As the Argonauts try to salvage a playoff spot, quarterback Kerry Joseph just wants to feel the love.
"From here on out, my whole mindset is to go out and make the plays I know I am capable of making, and lead this team," Joseph said. "I want to get better each week and carry it over into next year.
"Overall the whole year, 2008, has been a challenge. Sometimes I think about what I have to do gain (the Argos') respect as a player. You feel like you have done enough (in the past), but at the same time you feel like others don't see that and don't respect you. I think that drives home at me. It makes me want to work harder and do more."
The Argos (4-11) play host to the Montreal Alouettes, who have obliterated the Boatmen in two previous meetings, this afternoon at the Rogers Centre. The Argos and the Winnipeg Blue Bombers have three games left; if the Argos lose one or the Bombers, who visit the Calgary Stampeders tonight, win one, the Bombers are in and the Argos are out.
Today's game marks the first time Argos head coach Don Matthews will face Montreal since leaving the team in 2006 for what he later revealed to be anxiety issues, but Matthews said the game has no significance in that regard.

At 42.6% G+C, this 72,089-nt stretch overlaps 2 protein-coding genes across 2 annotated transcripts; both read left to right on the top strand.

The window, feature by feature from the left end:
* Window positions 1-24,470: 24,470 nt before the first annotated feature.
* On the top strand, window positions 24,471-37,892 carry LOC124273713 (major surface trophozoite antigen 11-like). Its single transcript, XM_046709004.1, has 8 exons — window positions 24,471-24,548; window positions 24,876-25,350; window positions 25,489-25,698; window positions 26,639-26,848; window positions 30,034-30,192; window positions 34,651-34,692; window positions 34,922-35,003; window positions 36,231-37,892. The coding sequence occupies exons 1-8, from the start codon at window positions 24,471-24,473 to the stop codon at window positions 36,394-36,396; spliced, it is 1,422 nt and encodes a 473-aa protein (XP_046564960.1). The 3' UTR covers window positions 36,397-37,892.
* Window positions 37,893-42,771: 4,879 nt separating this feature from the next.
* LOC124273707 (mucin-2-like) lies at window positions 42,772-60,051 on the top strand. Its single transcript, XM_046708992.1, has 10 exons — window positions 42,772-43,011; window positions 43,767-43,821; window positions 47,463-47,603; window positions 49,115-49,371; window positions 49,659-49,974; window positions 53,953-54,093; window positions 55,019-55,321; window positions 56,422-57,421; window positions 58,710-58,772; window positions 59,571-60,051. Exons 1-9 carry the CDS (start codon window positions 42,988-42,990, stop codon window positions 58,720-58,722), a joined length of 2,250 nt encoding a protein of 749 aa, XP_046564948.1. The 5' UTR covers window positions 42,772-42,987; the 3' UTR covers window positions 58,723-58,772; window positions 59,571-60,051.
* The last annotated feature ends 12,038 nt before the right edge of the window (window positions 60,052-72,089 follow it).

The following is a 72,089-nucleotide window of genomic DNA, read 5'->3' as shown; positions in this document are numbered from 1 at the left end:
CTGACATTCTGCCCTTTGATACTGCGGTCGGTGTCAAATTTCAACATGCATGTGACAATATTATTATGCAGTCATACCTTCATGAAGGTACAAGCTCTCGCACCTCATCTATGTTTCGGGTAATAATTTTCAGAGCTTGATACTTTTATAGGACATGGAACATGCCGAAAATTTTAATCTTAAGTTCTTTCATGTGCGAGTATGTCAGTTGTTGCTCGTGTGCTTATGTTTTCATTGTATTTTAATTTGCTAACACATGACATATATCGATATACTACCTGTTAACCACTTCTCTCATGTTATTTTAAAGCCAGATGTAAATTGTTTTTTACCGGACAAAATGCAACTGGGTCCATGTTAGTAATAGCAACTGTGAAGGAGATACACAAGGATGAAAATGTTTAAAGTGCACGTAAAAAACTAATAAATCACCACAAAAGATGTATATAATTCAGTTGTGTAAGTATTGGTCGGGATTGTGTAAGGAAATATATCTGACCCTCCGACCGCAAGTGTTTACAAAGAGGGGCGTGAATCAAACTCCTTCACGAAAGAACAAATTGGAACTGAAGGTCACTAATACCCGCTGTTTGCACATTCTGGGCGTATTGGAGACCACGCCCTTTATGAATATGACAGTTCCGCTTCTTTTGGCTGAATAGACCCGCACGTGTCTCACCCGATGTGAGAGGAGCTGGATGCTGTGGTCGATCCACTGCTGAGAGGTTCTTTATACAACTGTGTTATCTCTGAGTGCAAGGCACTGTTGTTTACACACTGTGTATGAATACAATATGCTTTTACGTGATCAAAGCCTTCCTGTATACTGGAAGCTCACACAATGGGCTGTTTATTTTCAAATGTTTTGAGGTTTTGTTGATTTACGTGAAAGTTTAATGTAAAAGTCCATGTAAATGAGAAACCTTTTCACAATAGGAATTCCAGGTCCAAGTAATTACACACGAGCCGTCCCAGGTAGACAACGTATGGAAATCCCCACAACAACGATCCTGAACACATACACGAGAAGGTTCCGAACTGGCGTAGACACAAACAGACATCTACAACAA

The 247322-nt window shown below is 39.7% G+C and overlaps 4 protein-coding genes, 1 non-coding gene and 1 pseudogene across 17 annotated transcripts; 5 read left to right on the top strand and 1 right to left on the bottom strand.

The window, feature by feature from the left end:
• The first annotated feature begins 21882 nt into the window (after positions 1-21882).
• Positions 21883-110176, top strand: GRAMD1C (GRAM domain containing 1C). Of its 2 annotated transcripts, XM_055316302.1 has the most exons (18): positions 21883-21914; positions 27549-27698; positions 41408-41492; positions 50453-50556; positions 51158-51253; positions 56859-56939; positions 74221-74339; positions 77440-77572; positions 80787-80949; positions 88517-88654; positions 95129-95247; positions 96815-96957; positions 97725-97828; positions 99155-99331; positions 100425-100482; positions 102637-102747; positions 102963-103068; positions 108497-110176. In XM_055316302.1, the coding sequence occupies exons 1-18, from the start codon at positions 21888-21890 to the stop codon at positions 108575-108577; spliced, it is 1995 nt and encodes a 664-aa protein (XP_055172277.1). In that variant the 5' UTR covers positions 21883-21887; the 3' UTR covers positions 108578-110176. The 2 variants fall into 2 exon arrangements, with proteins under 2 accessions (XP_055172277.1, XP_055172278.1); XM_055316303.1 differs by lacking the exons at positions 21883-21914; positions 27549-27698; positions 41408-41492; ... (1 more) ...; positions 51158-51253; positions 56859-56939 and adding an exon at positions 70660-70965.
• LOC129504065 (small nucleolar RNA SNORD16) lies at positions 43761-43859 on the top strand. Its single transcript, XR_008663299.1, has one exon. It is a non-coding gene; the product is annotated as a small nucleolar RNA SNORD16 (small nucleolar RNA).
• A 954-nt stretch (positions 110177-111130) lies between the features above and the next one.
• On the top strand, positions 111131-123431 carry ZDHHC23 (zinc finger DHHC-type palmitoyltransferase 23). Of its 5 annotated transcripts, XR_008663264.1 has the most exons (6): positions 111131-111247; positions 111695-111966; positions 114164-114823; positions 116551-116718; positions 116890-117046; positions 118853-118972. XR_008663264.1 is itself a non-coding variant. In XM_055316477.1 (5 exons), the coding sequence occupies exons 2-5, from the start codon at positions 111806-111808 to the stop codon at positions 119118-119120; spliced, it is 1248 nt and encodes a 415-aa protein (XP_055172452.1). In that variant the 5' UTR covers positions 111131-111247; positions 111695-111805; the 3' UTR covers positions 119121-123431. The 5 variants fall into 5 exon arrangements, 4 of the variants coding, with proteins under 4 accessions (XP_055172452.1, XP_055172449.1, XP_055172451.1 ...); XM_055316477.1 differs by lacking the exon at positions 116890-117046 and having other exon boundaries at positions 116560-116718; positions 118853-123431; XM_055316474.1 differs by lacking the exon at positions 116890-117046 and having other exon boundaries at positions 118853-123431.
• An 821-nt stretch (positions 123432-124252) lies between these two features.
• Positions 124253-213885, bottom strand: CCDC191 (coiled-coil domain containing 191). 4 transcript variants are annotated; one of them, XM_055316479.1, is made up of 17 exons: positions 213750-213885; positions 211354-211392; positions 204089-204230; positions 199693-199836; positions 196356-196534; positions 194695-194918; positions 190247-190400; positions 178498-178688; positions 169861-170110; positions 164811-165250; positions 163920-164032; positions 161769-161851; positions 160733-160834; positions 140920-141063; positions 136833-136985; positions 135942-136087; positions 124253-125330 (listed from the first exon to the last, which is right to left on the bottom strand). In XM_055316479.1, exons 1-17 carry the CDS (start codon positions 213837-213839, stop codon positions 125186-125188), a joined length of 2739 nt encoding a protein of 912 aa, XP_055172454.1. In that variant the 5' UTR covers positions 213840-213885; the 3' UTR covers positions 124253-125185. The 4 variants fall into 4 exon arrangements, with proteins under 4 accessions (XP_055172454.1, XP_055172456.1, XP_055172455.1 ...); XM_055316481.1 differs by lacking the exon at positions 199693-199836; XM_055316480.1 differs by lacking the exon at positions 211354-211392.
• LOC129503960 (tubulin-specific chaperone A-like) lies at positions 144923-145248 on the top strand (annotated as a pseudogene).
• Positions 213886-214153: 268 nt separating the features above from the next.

The Als (10-5) won't have running back Avon Cobourne, who is nursing a sprained ankle. But quarterback Anthony Calvillo has plenty of other offensive weapons to use, including receiver Jamel Richardson and his league-high 13 touchdowns.
Joseph has been the first to acknowledge he has been mediocre after emerging from 2007 as the CFL's most outstanding player. But yesterday he opened up more than usual.
"Last year (with the Saskatchewan Roughriders), I could throw the ball anywhere on the field and I knew my receiver was going to be there," Joseph said. "Whether the window was small or big, the ball was going to get through. I just have not been in that groove this year.
"I felt good last week against Winnipeg. When you can get into a situation where we have the same guys on the field and you know where guys are going to be, I think our offensive game would be more consistent. I've never felt like I was in a groove like I was last year."
And though receiver Arland Bruce needs just 18 yards to reach 1,000 for the fourth time in his career, he acknowledged that he and Joseph often are not on the same wavelength.
"It takes time," Bruce said. "It's like a relationship. You can't just say (right away) 'This is the love of my life.' It takes time, whether it is one or two seasons, we understand that. I think the organization understands that."
Bruce is proud that he should eclipse 1,000 yards today -- only eight other CFL receivers have done so this season, including the Als' Richardson, Ben Cahoon and Kerry Watkins -- but the milestone will ring hollow in a year that has been so bad from a team perspective. And remember that Bruce has a measly five touchdowns.
"Definitely a disappointment," Bruce said.
"Every year I am thinking 10-plus. It's tough. This is my profession. The 1,000-yard milestone does not really mean anything. Our ultimate goal is to win."